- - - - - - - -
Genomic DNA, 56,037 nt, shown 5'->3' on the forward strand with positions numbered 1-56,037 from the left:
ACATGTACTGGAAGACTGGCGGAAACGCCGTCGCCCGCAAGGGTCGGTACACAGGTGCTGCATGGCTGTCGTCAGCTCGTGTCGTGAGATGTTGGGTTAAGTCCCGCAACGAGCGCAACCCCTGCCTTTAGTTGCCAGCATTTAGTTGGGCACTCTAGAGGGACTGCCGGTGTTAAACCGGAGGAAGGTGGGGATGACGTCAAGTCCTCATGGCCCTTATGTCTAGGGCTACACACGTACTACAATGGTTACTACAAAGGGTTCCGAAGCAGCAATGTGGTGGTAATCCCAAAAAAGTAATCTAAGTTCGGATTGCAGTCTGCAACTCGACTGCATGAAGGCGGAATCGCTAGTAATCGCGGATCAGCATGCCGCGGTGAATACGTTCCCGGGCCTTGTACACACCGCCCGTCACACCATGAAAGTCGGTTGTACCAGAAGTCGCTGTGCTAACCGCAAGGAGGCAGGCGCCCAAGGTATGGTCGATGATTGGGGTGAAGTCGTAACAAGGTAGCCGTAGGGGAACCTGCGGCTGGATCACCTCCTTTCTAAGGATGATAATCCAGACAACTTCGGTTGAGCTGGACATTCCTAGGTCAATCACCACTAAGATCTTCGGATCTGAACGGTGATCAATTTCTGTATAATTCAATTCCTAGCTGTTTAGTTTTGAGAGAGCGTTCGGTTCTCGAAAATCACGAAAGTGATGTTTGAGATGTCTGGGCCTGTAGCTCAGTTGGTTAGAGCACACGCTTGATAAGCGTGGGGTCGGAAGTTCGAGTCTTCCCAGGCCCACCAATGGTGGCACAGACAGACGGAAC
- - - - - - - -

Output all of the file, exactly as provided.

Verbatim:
Genomic DNA, 56,037 nt, shown 5'->3' on the forward strand with positions numbered 1-56,037 from the left:
ACATGTACTGGAAGACTGGCGGAAACGCCGTCGCCCGCAAGGGTCGGTACACAGGTGCTGCATGGCTGTCGTCAGCTCGTGTCGTGAGATGTTGGGTTAAGTCCCGCAACGAGCGCAACCCCTGCCTTTAGTTGCCAGCATTTAGTTGGGCACTCTAGAGGGACTGCCGGTGTTAAACCGGAGGAAGGTGGGGATGACGTCAAGTCCTCATGGCCCTTATGTCTAGGGCTACACACGTACTACAATGGTTACTACAAAGGGTTCCGAAGCAGCAATGTGGTGGTAATCCCAAAAAAGTAATCTAAGTTCGGATTGCAGTCTGCAACTCGACTGCATGAAGGCGGAATCGCTAGTAATCGCGGATCAGCATGCCGCGGTGAATACGTTCCCGGGCCTTGTACACACCGCCCGTCACACCATGAAAGTCGGTTGTACCAGAAGTCGCTGTGCTAACCGCAAGGAGGCAGGCGCCCAAGGTATGGTCGATGATTGGGGTGAAGTCGTAACAAGGTAGCCGTAGGGGAACCTGCGGCTGGATCACCTCCTTTCTAAGGATGATAATCCAGACAACTTCGGTTGAGCTGGACATTCCTAGGTCAATCACCACTAAGATCTTCGGATCTGAACGGTGATCAATTTCTGTATAATTCAATTCCTAGCTGTTTAGTTTTGAGAGAGCGTTCGGTTCTCGAAAATCACGAAAGTGATGTTTGAGATGTCTGGGCCTGTAGCTCAGTTGGTTAGAGCACACGCTTGATAAGCGTGGGGTCGGAAGTTCGAGTCTTCCCAGGCCCACCAATGGTGGCACAGACAGACGGAAC